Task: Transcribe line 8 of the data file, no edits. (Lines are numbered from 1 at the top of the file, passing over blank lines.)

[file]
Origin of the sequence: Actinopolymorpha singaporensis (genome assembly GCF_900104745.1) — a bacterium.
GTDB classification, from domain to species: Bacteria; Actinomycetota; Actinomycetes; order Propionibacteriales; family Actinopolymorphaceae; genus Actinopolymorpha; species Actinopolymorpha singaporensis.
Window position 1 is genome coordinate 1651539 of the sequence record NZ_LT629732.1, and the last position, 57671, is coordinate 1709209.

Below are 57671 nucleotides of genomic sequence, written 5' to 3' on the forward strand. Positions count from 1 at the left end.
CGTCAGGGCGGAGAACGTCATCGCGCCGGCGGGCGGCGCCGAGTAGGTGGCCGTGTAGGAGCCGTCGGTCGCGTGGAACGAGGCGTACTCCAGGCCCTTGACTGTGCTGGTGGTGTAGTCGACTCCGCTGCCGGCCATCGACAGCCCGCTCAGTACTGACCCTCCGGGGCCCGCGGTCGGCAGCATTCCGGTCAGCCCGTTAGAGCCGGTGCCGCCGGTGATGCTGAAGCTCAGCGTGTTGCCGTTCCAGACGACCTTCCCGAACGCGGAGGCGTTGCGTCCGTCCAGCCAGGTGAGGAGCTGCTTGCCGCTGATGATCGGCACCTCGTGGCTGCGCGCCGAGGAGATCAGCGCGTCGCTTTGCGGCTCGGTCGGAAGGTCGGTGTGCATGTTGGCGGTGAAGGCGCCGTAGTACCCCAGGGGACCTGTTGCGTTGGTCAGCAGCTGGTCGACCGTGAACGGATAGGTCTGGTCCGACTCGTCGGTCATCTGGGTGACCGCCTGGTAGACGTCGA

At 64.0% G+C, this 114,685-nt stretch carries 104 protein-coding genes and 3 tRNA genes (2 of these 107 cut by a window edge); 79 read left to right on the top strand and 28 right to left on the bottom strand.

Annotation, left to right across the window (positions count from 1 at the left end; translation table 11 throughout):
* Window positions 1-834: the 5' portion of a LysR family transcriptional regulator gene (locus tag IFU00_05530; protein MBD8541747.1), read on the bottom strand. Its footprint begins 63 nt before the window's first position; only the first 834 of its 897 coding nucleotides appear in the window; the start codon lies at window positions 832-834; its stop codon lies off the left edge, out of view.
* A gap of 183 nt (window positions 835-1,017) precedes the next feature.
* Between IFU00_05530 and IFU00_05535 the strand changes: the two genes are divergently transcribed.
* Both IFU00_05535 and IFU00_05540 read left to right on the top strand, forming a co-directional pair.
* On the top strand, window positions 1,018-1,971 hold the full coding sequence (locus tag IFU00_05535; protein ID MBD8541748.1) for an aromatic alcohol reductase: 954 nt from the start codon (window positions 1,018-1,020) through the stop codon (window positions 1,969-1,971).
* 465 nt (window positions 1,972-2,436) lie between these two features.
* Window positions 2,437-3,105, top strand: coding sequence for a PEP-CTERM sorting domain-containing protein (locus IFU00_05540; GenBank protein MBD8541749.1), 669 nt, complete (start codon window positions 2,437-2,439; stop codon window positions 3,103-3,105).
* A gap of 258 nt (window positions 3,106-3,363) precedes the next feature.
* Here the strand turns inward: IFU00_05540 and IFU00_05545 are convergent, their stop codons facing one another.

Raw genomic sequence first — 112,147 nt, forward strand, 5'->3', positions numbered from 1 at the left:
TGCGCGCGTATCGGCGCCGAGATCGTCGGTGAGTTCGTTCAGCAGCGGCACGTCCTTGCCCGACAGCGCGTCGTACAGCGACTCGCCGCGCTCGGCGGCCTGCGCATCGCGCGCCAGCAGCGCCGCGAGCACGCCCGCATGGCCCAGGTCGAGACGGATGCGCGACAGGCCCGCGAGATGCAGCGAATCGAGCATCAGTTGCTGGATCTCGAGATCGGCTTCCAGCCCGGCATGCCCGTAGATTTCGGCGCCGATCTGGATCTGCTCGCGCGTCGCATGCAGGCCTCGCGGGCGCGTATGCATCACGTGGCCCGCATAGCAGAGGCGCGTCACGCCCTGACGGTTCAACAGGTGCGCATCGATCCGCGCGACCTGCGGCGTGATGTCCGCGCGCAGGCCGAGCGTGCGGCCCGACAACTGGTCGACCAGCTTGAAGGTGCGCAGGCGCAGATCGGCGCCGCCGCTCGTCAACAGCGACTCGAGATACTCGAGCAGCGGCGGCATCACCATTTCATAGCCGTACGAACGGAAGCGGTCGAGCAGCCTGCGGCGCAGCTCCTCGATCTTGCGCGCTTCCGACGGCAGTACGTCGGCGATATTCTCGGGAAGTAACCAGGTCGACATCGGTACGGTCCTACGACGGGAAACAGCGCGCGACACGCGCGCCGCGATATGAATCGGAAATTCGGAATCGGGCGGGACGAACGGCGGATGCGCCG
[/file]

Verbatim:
* Window positions 1-834: the 5' portion of a LysR family transcriptional regulator gene (locus tag IFU00_05530; protein MBD8541747.1), read on the bottom strand. Its footprint begins 63 nt before the window's first position; only the first 834 of its 897 coding nucleotides appear in the window; the start codon lies at window positions 832-834; its stop codon lies off the left edge, out of view.